I may talk more about this in later segments, but what I’m saying here is that this workshop can teach you that there is no single pro pile. As editors, my pro pile is different from your pro pile. So, yes, everyone starts in one big pile of slush. That’s the fact of life in the world of traditional publishing and open submissions. Until you are known by and anticipated by an editor for whatever good reason, you are in the big world of slush. There’s no shame in this, and especially early in your carer it has very little to do with the quality of your work and a lot to do with the fact that no one knows you. If you get offended by the term “slush pile,” I suggest you use the experience of being an editor to help you think about why the term matters to you.
As I look back on the conversations I had at the workshop, I think part of the issue with the workshop in this sense is that many of the writers return several times. So by definition they are known commodities to the editors in question. This aspect of the environment murkies up the process. It also makes for a barrier between first timers and more established workshop participants. It’s a barrier that (hopefully) goes away by the end of the week, but it’s also an interesting dynamic regarding the idea of what a pro pile is, and what an open slush pile is.
That’s my .02, anyway.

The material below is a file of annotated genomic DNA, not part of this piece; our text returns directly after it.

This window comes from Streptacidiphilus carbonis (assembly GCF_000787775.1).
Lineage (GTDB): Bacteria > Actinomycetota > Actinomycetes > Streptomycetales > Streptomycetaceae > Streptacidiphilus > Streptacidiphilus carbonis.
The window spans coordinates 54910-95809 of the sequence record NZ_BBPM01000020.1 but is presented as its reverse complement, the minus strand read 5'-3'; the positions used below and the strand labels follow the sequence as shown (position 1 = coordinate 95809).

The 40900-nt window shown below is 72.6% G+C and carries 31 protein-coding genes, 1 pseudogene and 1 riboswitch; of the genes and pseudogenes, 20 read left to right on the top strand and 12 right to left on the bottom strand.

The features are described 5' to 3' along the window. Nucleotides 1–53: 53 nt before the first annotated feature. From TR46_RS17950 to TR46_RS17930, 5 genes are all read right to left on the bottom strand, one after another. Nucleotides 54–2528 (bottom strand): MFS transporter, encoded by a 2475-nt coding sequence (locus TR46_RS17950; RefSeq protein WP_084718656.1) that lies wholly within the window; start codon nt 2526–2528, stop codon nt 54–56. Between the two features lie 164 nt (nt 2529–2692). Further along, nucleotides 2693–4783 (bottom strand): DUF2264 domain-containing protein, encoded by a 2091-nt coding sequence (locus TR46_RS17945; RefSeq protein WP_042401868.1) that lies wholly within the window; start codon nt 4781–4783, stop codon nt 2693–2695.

THE WORKSHOP MODEL: YOU BECOME AN EDITOR
The question you might be asking here is: why should I spend all this time reading what will turn out to be some 240 or so short stories in three weeks? Wouldn’t it just be easier to show up, get my acceptance or rejection, then leave?
Well, yes, of course that would be easier. That would also be a perfect reflection of the act of being a writer in the world of traditional short fiction publishing. You do your best work, then chuck it into the void and forget it until it comes back with (or without) a check attached. But that’s not why you come to the Anthology Workshop. Or, I guess I should say that if you come to the Anthology Workshop with the sole purpose of selling fiction, then you’re missing 99% of the point.
The goal of this step of the workshop is simple in concept but nuanced in practice.
For three weeks, you get the unique opportunity to become an editor. If you spend time actually doing the work, for three weeks you get to feel the intense time pressure of needing to create a fantastic piece of art, but do it to a production deadline. For three weeks, you get so understand what it’s like to read work from a wide array of writers and make real decisions.
WHAT WILL I LEARN IF I ATTEND THE WORKSHOP?
Perhaps the most important lesson of the entire workshop is that an editor’s time is like gold.
Attending the workshop means you need to push yourself to read 1.2 million words well enough to make buy decisions at the same time as you live the rest of your life. You probably have a day job. Family events. Favorite teams to follow. Editors have those, too, but they still need to put out a magazine every month (or whatever). In this case, you get about three weeks to deal with those 240 submissions. A relatively small workload for a major magazine.